... and not the pump monkey
In the week ending Sept. 4, the advance figure for seasonally adjusted initial claims was 451,000, a decrease of 27,000 from the previous week's revised figure of 478,000. The 4-week moving average was 477,750, a decrease of 9,250 from the previous week's revised average of 487,000.
Not low enough (mid-300s) for there to be net job generation. But the futures roared anyway, with the CNBS mouth-breathing crew all claiming that this was a "nice" number.
Here's where most of the excitement was likely coming from:
The problem is one that I identified nearly six months ago, which is that people don't count as "unemployed" in the claims data if they either give up or exhaust their extended benefits.
The latter is a very real problem as the "leading edge" of the unemployed are now rolling off those EUC programs each and every week, and this distorts the figures severely. Yes, this will drive some of them to seek work (gee, no more government cheese?) but not all will succeed, and those that don't now have no income from the government cheese or a job. This impact began roughly in June of this year and is now in "full roar", with the maximum roll-off coming sometime in the middle of 2011.
Yet the paradox is that the official "reports" do and will continue to show this development as economic improvement.
Like hell it is.
The other problem with these numbers is that in order to file for jobless benefits you must have had a job for a continual (and substantial) period of time - typically four quarters (one year) prior to being laid off. Therefore, "re-layoffs" don't count, and those who were marginally attached and then lose their job anew also don't count. They count in the real economy though. Further, if you lose your job, file, find a new job, and lose that one you don't count as a new claim - even though you're (again) unemployed.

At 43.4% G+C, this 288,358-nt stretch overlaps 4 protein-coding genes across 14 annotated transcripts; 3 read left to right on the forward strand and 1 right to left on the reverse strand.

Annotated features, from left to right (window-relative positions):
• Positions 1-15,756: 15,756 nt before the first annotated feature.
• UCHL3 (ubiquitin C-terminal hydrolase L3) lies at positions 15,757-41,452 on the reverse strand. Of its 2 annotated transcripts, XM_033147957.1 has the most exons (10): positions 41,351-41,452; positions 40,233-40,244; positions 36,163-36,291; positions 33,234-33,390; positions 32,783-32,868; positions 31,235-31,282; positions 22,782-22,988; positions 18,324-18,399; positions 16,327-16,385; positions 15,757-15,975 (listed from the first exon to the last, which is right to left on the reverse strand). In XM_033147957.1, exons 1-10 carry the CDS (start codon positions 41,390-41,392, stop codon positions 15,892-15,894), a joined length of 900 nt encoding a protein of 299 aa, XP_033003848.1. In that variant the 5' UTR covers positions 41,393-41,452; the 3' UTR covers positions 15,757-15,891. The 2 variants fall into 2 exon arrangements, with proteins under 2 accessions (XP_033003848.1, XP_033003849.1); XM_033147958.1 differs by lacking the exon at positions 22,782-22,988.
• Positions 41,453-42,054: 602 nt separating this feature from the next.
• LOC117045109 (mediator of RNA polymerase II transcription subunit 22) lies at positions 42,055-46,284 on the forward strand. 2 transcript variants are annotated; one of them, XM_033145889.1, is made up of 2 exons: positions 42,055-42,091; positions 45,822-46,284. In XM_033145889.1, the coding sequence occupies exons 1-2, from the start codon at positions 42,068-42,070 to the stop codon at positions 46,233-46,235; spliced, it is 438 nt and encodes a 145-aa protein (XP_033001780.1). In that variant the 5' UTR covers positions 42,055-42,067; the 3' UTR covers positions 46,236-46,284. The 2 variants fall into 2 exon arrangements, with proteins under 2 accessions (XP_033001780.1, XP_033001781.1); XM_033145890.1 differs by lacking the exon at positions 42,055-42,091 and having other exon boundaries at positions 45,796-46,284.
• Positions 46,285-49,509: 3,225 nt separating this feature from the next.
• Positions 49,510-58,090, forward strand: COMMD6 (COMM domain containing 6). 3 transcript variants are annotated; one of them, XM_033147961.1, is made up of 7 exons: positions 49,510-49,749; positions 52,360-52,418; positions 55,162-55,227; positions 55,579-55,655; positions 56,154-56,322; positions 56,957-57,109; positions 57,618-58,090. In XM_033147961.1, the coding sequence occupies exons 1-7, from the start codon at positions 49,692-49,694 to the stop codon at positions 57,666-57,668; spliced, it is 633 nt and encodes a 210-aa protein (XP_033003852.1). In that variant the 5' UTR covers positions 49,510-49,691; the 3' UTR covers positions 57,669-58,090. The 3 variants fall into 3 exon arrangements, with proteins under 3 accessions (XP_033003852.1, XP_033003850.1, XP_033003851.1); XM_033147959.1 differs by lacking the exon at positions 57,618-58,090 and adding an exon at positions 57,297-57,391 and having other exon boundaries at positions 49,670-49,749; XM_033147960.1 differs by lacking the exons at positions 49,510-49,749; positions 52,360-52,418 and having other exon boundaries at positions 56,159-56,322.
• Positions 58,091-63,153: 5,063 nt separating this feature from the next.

Nonetheless, for all their flaws these figures are all we have on a weekly basis, and the market loved what it saw this morning, taking a hop north. We'll see if, once people have a bit of time to reflect on the roll-off from the benefit rolls, they continue to see things in as positive a light.
PS: As "Madman" on the forum pointed out....
""For the latest reporting week, nine states didn’t file claims data to the Labor Department in Washington because of the federal holiday earlier this week, a Labor Department official told reporters. As a result, California and Virginia estimated their figures and the U.S. government estimated the other seven, the official said."" from Bloomberg. FYI...................
Estimated eh? Hmmm....
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